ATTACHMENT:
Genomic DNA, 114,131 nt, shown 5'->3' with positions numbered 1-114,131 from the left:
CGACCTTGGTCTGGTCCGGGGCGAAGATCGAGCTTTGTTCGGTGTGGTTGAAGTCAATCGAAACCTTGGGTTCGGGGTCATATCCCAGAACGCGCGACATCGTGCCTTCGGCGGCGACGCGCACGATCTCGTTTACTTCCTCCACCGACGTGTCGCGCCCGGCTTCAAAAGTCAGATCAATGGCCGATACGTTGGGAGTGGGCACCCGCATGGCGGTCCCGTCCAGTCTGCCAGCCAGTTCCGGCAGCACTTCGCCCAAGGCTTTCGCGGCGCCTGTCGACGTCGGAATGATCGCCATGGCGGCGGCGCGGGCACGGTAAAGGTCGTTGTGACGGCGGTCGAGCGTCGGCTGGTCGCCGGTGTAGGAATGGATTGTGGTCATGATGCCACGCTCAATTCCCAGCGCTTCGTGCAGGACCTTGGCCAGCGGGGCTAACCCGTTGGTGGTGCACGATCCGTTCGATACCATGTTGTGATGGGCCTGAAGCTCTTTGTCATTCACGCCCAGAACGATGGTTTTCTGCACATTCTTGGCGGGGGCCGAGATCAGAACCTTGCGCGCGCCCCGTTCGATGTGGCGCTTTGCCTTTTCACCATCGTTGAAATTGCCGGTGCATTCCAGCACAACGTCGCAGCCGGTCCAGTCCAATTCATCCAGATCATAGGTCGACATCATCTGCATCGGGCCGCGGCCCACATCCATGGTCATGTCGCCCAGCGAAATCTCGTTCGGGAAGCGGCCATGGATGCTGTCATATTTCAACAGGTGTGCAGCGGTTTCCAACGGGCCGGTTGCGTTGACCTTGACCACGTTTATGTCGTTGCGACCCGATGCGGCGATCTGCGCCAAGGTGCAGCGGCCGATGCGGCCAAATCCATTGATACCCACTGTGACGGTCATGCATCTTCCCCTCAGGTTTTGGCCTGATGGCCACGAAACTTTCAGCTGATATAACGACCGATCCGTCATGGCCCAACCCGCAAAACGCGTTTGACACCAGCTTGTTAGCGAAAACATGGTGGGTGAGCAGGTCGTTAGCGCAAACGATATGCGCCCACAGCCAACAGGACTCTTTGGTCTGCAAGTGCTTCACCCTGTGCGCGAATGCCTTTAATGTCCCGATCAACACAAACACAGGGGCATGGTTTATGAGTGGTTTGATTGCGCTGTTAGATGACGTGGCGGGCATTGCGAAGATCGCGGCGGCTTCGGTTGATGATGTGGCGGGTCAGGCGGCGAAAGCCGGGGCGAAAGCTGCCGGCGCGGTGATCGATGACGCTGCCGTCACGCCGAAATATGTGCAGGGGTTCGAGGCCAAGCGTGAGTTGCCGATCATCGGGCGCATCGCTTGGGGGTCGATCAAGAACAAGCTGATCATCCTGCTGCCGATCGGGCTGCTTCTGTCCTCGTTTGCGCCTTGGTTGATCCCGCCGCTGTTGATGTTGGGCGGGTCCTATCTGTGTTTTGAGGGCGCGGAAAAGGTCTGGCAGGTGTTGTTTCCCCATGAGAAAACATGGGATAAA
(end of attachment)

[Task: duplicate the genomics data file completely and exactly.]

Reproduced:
Genomic DNA, 114,131 nt, shown 5'->3' with positions numbered 1-114,131 from the left:
CGACCTTGGTCTGGTCCGGGGCGAAGATCGAGCTTTGTTCGGTGTGGTTGAAGTCAATCGAAACCTTGGGTTCGGGGTCATATCCCAGAACGCGCGACATCGTGCCTTCGGCGGCGACGCGCACGATCTCGTTTACTTCCTCCACCGACGTGTCGCGCCCGGCTTCAAAAGTCAGATCAATGGCCGATACGTTGGGAGTGGGCACCCGCATGGCGGTCCCGTCCAGTCTGCCAGCCAGTTCCGGCAGCACTTCGCCCAAGGCTTTCGCGGCGCCTGTCGACGTCGGAATGATCGCCATGGCGGCGGCGCGGGCACGGTAAAGGTCGTTGTGACGGCGGTCGAGCGTCGGCTGGTCGCCGGTGTAGGAATGGATTGTGGTCATGATGCCACGCTCAATTCCCAGCGCTTCGTGCAGGACCTTGGCCAGCGGGGCTAACCCGTTGGTGGTGCACGATCCGTTCGATACCATGTTGTGATGGGCCTGAAGCTCTTTGTCATTCACGCCCAGAACGATGGTTTTCTGCACATTCTTGGCGGGGGCCGAGATCAGAACCTTGCGCGCGCCCCGTTCGATGTGGCGCTTTGCCTTTTCACCATCGTTGAAATTGCCGGTGCATTCCAGCACAACGTCGCAGCCGGTCCAGTCCAATTCATCCAGATCATAGGTCGACATCATCTGCATCGGGCCGCGGCCCACATCCATGGTCATGTCGCCCAGCGAAATCTCGTTCGGGAAGCGGCCATGGATGCTGTCATATTTCAACAGGTGTGCAGCGGTTTCCAACGGGCCGGTTGCGTTGACCTTGACCACGTTTATGTCGTTGCGACCCGATGCGGCGATCTGCGCCAAGGTGCAGCGGCCGATGCGGCCAAATCCATTGATACCCACTGTGACGGTCATGCATCTTCCCCTCAGGTTTTGGCCTGATGGCCACGAAACTTTCAGCTGATATAACGACCGATCCGTCATGGCCCAACCCGCAAAACGCGTTTGACACCAGCTTGTTAGCGAAAACATGGTGGGTGAGCAGGTCGTTAGCGCAAACGATATGCGCCCACAGCCAACAGGACTCTTTGGTCTGCAAGTGCTTCACCCTGTGCGCGAATGCCTTTAATGTCCCGATCAACACAAACACAGGGGCATGGTTTATGAGTGGTTTGATTGCGCTGTTAGATGACGTGGCGGGCATTGCGAAGATCGCGGCGGCTTCGGTTGATGATGTGGCGGGTCAGGCGGCGAAAGCCGGGGCGAAAGCTGCCGGCGCGGTGATCGATGACGCTGCCGTCACGCCGAAATATGTGCAGGGGTTCGAGGCCAAGCGTGAGTTGCCGATCATCGGGCGCATCGCTTGGGGGTCGATCAAGAACAAGCTGATCATCCTGCTGCCGATCGGGCTGCTTCTGTCCTCGTTTGCGCCTTGGTTGATCCCGCCGCTGTTGATGTTGGGCGGGTCCTATCTGTGTTTTGAGGGCGCGGAAAAGGTCTGGCAGGTGTTGTTTCCCCATGAGAAAACATGGGATAAA